Navalny dies in prison

Russian President Vladimir Putin’s fiercest foe, has died in the Arctic penal colony where he was serving a 19-year sentence. That's according to Russia’s prison agency. He was 47.



February 16, 2024 - 2:57 PM

Russian opposition leader Alexei Navalny, center, attends a rally in Moscow, Russia, on Jan. 28, 2018. Alexei Navalny, the fiercest foe of Russian President Vladimir Putin who crusaded against official corruption and staged massive anti-Kremlin protests, died in prison Friday, Feb. 16, 2024 Russia’s prison agency said. He was 47. Photo by AP Photo/Evgeny Feldman, File

(AP) — Alexei Navalny, who crusaded against official corruption and staged massive anti-Kremlin protests as President Vladimir Putin’s fiercest foe, died Friday in the Arctic penal colony where he was serving a 19-year sentence, Russia’s prison agency said. He was 47.

The stunning news — less than a month before an election that will give Putin another six years in power — brought renewed criticism and outrage directed at the Kremlin leader who has cracked down on all opposition at home.

People laid flowers at monuments to victims of Soviet-era political repressions in Moscow and other cities across Russia, but there was no immediate indication that Navalny’s death would spark large protests, given that the opposition is already fractured and beleaguered and the death will only deal another heavy blow.

Navalny felt unwell after a walk Friday, according to the Federal Penitentiary Service, and lost consciousness. An ambulance arrived, but he could not be revived. The service said the cause of death was “being established.”

Navalny had been behind bars since January 2021, when he returned to Moscow to face certain arrest after recuperating in Germany from nerve agent poisoning that he blamed on the Kremlin. Since then, he was convicted three times, and reject each case as politically motivated.

After the last verdict, Navalny said he understood that he was “serving a life sentence, which is measured by the length of my life or the length of life of this regime.”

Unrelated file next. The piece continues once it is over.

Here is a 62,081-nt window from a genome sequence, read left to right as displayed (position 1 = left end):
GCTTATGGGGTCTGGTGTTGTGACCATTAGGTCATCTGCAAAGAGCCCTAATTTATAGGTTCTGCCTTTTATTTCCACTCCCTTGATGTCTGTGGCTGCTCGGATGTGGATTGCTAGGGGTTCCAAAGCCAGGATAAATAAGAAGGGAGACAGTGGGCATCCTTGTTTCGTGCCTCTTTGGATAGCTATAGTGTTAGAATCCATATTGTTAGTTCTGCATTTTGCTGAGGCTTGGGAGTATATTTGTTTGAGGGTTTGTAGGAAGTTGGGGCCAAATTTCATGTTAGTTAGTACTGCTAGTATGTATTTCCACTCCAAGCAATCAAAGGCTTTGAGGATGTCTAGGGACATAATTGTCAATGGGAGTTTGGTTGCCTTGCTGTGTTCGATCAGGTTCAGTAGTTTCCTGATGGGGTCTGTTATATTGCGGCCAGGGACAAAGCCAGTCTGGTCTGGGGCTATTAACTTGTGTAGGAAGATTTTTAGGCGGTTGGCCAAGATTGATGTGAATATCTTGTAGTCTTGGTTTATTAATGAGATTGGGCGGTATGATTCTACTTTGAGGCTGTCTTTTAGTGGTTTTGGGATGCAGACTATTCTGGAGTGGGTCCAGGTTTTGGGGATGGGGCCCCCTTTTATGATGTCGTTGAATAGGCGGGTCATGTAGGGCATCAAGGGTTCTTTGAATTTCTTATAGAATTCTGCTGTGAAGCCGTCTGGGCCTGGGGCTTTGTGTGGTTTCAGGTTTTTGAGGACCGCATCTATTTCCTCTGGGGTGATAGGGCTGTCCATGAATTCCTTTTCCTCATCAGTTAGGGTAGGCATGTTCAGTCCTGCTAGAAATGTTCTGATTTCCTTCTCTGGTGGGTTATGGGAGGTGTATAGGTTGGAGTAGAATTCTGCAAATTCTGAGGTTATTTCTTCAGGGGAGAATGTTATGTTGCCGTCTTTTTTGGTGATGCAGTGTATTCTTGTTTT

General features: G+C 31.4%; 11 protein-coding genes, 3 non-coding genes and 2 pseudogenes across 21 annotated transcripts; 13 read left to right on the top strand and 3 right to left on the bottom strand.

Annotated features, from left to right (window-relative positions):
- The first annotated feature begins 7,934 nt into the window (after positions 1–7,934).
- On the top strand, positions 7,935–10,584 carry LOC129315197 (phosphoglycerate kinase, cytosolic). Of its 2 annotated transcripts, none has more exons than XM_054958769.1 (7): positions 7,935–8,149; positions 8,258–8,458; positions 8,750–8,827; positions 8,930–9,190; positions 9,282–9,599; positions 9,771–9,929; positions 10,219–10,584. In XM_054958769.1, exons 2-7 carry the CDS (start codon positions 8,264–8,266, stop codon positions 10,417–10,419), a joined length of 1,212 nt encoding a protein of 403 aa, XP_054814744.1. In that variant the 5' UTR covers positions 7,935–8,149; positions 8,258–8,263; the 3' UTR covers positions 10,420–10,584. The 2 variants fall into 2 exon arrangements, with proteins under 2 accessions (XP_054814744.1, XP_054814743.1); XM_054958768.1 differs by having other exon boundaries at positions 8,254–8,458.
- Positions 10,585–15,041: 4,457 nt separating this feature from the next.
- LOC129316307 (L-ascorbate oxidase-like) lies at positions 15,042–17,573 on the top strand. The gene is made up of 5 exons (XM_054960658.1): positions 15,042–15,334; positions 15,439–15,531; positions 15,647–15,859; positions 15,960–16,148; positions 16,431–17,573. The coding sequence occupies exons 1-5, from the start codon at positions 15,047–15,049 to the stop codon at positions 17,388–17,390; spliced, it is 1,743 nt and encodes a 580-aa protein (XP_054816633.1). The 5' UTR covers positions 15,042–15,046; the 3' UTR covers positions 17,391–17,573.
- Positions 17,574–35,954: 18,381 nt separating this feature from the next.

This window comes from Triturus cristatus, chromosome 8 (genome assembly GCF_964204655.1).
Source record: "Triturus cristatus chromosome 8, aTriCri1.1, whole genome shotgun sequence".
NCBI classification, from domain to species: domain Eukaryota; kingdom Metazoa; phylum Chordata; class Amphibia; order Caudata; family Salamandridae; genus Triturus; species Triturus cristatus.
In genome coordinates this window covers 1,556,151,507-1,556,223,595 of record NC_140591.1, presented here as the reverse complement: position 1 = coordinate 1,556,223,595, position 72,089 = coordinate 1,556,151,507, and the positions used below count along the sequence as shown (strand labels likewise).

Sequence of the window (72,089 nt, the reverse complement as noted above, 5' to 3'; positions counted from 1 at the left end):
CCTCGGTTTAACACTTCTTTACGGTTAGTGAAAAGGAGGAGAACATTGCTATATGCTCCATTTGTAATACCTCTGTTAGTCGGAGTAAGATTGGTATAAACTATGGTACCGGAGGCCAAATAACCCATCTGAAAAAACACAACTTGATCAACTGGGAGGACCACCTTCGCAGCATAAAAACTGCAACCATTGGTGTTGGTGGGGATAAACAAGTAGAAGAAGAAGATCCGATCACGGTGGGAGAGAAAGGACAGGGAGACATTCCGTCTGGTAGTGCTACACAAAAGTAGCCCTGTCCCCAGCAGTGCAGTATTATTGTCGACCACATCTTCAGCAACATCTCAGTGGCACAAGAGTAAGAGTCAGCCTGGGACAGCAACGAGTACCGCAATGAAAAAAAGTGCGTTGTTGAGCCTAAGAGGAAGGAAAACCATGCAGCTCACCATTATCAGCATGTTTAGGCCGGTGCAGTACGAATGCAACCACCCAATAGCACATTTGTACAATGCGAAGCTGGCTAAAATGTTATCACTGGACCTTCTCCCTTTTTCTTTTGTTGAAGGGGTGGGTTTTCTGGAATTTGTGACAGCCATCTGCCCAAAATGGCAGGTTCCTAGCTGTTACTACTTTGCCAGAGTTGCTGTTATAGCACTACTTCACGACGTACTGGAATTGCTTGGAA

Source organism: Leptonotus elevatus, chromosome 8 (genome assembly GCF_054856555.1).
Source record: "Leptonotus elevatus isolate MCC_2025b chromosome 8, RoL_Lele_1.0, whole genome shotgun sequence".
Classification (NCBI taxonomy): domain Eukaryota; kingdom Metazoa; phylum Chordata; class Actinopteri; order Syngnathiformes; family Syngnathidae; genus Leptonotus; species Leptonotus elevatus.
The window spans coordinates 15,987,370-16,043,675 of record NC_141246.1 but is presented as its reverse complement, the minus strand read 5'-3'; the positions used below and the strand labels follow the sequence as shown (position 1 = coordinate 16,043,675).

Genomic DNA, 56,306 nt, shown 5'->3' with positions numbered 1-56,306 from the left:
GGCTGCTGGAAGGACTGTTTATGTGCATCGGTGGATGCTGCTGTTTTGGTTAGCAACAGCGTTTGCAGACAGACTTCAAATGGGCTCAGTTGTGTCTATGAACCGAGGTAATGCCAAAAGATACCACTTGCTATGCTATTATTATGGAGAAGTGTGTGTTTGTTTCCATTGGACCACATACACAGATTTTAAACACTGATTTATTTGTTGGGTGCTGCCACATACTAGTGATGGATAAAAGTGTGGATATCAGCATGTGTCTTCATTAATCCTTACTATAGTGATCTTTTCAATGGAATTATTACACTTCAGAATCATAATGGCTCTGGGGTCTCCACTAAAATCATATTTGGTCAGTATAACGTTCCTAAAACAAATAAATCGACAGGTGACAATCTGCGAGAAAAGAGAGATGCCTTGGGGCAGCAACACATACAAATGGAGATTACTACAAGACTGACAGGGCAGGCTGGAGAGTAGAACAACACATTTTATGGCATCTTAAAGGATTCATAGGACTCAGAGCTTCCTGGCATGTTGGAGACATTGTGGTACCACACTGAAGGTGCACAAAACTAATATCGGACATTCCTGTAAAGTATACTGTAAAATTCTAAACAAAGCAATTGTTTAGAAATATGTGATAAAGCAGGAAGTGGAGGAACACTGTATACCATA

Just hours after his death was reported, Navalny’s wife, Yulia Navalnaya, took the stage at a security conference in Germany where many world leaders had gathered — and said she considered canceling her appearance.

“But then I thought what Alexei would do in my place. And I’m sure he would be here,” she said, while noting that she was not sure if she could believe the news coming from official Russian sources.

“But if this is true, I want Putin and everyone around Putin, Putin’s friends, his government to know that they will bear responsibility for what they did to our country, to my family and to my husband. And this day will come very soon.”

Praise for Navalny’s bravery poured in from Western leaders and others who have opposed Putin’s rule. The opposition leader’s health has deteriorated recently and the cause of death may never be known, but many world leaders said they held Russian authorities ultimately responsible for his death — particularly in light of the deaths of many Kremlin’s opponents.

If confirmed, “his death in a Russian prison and the fixation and fear of one man only underscores the weakness and rot at the heart of the system that Putin has built. Russia is responsible for this,” U.S. Secretary of State Antony Blinken said while at the conference in Germany.

German Chancellor Olaf Scholz said Navalny “has probably now paid for this courage with his life.”

Standing at Scholz’s side, Ukrainian President Volodymyr Zelenskyy — whose country is fending off Russian invasion — said: “Putin doesn’t care who dies in order for him to hold onto his position.”

Kremlin spokesman Dmitry Peskov said Putin was informed of Navalny’s death, but the opposition leader’s spokeswoman Kira Yarmysh said on X, the platform formerly known as Twitter, that the team had no confirmation yet.

Russia’s state Channel One television interrupted its newscast to announce the death, and other state-controlled channels also carried terse reports but then continued on with their news broadcasts.

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